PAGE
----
The fifth annual James A. Perkins Prize for Interracial Understanding and Harmony at Cornell University was awarded to the campus Multicultural Living Learning Unit (McLLU) at a ceremony April 7 in Willard Straight Hall.
Two other applicants for the $5,000 prize, established in 1994 by Trustee Thomas W. Jones, won honorable mentions. One went to a course titled "Race, Power, and Privilege in the United States," taught jointly by Donald J. Barr, professor of policy analysis and management in the College of Human Ecology, and James E. Turner, professor in the Africana Studies and Research Center, College of Arts and Sciences. The other honorable mention was awarded to the Noyes Council's Cultural Night Series, at the Noyes Community Center, and was accepted by the program's coordinator, Thomas Dunne.
Jones, a 1969 Cornell graduate, established the Perkins Prize to promote efforts for the advancement of campus interracial understanding and harmony and to honor the "historic decision" by Cornell President Emeritus James A. Perkins (1963-1969) to increase the enrollment of minority students during the unsettled 1960s. Jones, the co-chair and CEO of Citigroup's SSB Citi Asset Management Group, one of the largest asset management firms in the world, was a Cornell undergraduate and participant in the student takeover of Willard Straight Hall in 1969.
"I am very pleased that the number of prize applicants and award ceremony participants have been increasing every year," Jones said. He noted that this year's ceremony was the first since the death of Perkins, who died last August. He spoke of his deep respect for Perkins, calling him a "wise" and "courageous" man whose "moral conviction was that Cornell should provide the leadership" to promote racial understanding and diversity on the nation's campuses and to bring African-Americans "into the vineyard of elite higher education institutions." He did that with both financial support and academic programming, Jones added.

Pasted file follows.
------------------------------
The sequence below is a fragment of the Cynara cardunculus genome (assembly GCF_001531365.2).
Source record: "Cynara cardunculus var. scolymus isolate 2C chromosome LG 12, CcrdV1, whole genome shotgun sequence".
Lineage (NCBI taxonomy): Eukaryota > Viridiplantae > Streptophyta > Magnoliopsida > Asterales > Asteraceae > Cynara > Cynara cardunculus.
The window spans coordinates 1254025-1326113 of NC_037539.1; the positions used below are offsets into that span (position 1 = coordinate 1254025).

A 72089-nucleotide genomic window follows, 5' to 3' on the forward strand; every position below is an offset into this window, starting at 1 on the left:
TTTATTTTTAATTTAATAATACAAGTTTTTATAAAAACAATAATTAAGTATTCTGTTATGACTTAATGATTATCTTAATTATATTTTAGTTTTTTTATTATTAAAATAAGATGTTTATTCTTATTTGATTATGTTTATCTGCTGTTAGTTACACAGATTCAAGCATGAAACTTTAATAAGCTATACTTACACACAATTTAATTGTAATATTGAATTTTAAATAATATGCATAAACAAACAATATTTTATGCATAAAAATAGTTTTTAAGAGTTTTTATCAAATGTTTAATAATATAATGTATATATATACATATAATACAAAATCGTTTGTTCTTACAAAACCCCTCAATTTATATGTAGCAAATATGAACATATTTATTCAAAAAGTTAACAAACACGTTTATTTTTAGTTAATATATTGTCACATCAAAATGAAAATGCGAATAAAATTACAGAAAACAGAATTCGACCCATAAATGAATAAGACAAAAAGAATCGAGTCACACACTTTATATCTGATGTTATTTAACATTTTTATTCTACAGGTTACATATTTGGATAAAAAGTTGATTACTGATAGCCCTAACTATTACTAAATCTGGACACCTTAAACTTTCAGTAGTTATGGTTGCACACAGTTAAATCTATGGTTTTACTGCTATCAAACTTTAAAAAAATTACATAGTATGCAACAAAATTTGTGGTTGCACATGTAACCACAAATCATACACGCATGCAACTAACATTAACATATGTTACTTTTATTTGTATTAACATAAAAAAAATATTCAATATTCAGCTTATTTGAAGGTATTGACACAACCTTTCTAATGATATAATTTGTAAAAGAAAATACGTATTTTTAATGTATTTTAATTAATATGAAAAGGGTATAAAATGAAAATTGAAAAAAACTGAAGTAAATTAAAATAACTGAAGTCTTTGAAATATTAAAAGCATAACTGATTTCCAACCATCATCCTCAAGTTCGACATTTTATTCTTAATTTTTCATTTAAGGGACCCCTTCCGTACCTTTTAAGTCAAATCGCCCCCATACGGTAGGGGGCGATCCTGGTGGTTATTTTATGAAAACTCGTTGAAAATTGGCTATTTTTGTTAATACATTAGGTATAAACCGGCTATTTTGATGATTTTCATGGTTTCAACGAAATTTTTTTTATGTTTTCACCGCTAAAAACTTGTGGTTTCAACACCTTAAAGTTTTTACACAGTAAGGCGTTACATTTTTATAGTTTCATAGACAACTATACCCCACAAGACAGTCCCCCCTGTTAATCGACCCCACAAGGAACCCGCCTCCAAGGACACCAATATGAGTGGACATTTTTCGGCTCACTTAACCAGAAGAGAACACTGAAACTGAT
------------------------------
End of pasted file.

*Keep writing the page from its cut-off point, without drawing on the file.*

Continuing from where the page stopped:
Before making the award presentation, President Hunter Rawlings called "the relationship forged between Tom Jones and President Perkins one of the most moving stories in Cornell history.I find it inspiring that, after the events of 1969, you could emerge as allies with the common goal of advancing interracial understanding and harmony."
He said the Perkins Prize "underscores the university's goal of respecting diversity while finding commonality, and it is an important demonstration of the university's commitment to fostering a sense of community -- on campus, locally and globally."
Rawlings presented the 1999 Perkins Prize to McLLU, saying, "The Multicultural Living Learning Unit's primary role and responsibility is to promote respect, understanding and amicable relations among students of different races, ethnic backgrounds and cultures within the McLLU, which has more than 80 residential and non-residential members, as well as within the Cornell community at large." He noted that during the past year the McLLU was involved in five initiatives — which collectively reached more than 1,000 students — designed to foster a campus climate sensitive to racial differences.
Paulett McIntosh, McLLU residence hall director for the past four years, accepted the award for the McLLU, along with students Jeanette Williams, a senior and McLLU resident adviser, and Christopher Roberson, a junior who is a McLLU program assistant.
McIntosh thanked the residents and staff of the McLLU for their help and reaffirmed her commitment to the Cornell community. "You are the reason I do the things I do," she said. "I see my work and effort as just a part of an eclectic effort of students and faculty and staff across campus who are just as committed as I am."